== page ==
To stop the economy’s advance towards greed and destruction, we need new metaphors and images that inspire a radically different alternative.
What do you see in your mind’s eye when you hear the word ‘care’? If you search for images on Google you’ll get lots of pictures of white mothers snuggling with their babies. You’ll also see photos of a female caregiver’s hands intertwined with those of an elderly person, and images that show two hands holding a young plant that symbolizes Earth.
We get to choose between being self-interested, on the one hand, or putting the needs of others first, on the other, right? Or maybe not.
I grew up, as a Lutheran preacher’s kid, hearing a lot of negative things about self-interest, selfishness, and self-centeredness. And I heard a lot of positive things about putting others ahead of oneself, altruism, and even self-sacrifice. When I got older and went to college, I was exposed to a different view. Continue reading “Self-Interest and Other-Interest”
On February 18, 2016, I had the honor to be invited to speak, along with Ven. Bhikkhu Bodhi, at a colloquium on “Buddhist Responses to Climate Change” at Harvard Divinity School. This is the video of the event. My talk was titled “Beyond ‘Small is Beautiful’: Buddhism and the Economics of Climate Change.”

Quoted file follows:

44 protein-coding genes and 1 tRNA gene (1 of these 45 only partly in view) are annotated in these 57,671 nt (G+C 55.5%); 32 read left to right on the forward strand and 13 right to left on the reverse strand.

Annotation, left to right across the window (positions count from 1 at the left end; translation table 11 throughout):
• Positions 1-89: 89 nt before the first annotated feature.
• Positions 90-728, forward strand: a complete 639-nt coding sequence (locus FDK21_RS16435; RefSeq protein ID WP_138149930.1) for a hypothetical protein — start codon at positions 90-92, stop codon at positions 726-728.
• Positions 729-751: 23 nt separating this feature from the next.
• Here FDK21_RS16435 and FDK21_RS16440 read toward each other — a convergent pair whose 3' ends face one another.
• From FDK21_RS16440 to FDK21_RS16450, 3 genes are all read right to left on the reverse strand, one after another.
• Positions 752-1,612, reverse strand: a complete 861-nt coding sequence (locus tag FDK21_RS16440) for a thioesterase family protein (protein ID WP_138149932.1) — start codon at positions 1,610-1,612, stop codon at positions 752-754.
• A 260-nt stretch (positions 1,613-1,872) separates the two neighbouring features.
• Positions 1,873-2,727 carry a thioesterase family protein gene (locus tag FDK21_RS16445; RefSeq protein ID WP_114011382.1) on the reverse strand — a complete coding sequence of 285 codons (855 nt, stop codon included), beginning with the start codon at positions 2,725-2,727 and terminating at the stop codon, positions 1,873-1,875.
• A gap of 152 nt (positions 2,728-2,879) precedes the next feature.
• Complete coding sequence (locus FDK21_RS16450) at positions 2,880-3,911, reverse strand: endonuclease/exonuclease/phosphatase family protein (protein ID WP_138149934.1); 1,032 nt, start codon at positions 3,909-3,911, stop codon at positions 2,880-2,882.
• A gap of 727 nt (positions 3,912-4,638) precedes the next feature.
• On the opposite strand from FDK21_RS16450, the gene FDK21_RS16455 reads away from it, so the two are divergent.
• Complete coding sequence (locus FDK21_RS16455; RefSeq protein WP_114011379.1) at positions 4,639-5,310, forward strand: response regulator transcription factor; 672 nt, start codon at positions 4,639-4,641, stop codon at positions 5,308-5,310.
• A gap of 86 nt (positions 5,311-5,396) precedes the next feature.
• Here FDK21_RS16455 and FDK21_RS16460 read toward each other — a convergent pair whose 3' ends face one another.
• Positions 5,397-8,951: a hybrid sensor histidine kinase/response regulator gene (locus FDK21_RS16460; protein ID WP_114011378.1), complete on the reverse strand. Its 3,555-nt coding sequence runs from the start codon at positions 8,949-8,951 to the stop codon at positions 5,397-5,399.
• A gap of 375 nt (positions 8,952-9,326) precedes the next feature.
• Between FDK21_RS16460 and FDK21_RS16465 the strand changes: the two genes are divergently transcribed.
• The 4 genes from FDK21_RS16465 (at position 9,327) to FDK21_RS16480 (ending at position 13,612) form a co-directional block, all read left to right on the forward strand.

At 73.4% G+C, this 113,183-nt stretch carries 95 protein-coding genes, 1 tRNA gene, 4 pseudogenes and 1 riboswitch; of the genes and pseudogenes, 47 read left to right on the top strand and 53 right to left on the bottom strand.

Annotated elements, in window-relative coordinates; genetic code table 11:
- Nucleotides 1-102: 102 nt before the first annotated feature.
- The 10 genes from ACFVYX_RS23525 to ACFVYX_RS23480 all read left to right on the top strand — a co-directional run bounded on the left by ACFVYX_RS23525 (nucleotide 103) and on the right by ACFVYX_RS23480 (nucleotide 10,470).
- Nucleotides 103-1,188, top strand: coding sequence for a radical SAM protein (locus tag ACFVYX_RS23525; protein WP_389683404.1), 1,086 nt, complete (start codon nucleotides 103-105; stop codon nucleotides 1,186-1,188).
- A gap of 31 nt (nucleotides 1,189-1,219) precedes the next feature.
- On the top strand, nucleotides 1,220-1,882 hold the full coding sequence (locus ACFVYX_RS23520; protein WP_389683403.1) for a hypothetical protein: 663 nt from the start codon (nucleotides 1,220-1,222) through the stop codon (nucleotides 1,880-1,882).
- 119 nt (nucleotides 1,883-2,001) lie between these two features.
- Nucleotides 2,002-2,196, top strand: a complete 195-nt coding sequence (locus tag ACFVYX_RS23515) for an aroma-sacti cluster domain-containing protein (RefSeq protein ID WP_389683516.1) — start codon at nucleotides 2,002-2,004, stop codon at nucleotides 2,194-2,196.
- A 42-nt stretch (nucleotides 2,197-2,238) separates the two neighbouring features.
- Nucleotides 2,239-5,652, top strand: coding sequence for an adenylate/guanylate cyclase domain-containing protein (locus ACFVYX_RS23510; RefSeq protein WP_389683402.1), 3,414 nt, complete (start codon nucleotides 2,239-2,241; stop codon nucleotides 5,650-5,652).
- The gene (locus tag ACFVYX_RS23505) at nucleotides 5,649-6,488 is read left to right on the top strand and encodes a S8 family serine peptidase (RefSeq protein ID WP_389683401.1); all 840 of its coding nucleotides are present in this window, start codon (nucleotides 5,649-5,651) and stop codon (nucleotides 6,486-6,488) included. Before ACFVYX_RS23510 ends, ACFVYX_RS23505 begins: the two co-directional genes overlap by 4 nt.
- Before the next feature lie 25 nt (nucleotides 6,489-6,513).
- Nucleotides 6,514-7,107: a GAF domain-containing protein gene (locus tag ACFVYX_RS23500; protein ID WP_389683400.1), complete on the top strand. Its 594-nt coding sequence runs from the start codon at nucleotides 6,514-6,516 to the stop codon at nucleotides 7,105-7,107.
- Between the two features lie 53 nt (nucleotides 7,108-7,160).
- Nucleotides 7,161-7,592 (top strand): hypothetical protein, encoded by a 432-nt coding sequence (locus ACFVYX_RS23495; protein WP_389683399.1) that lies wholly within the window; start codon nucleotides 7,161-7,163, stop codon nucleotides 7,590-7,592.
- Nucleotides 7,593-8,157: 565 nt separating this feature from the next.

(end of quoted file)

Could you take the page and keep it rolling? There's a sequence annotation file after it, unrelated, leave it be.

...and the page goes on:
Thoughts on economics, ethics, gender, climate, language, Zen, and a few other things…
I’ve just started a blog that has the tagline, “Thoughts on economics, ethics, gender, climate, language, Zen, and a few other things…” What in the world could those things have in common??Continue reading “Why this blog?”
Many have argued that the current economic system must be dismantled, and replaced with a “new economy” of local, well-being-oriented, cooperative, and compassion-inspired communities. You’ve probably read articles along these lines.
This isn’t another.
Socially equitable. Ecologically sustainable. Personally and spiritually satisfying. What sort of economic transformations are needed to achieve societies like these?
Many writers including Gar Alperovitz, David Loy and David Korten argue that the current economic system of global, profit-oriented, individualistic, and greed-driven corporations and markets must be dismantled, and replaced with a “new economy” of local, well-being-oriented, cooperative, and compassion-inspired communities. You’ve probably read articles along these lines – or perhaps you’ve written them.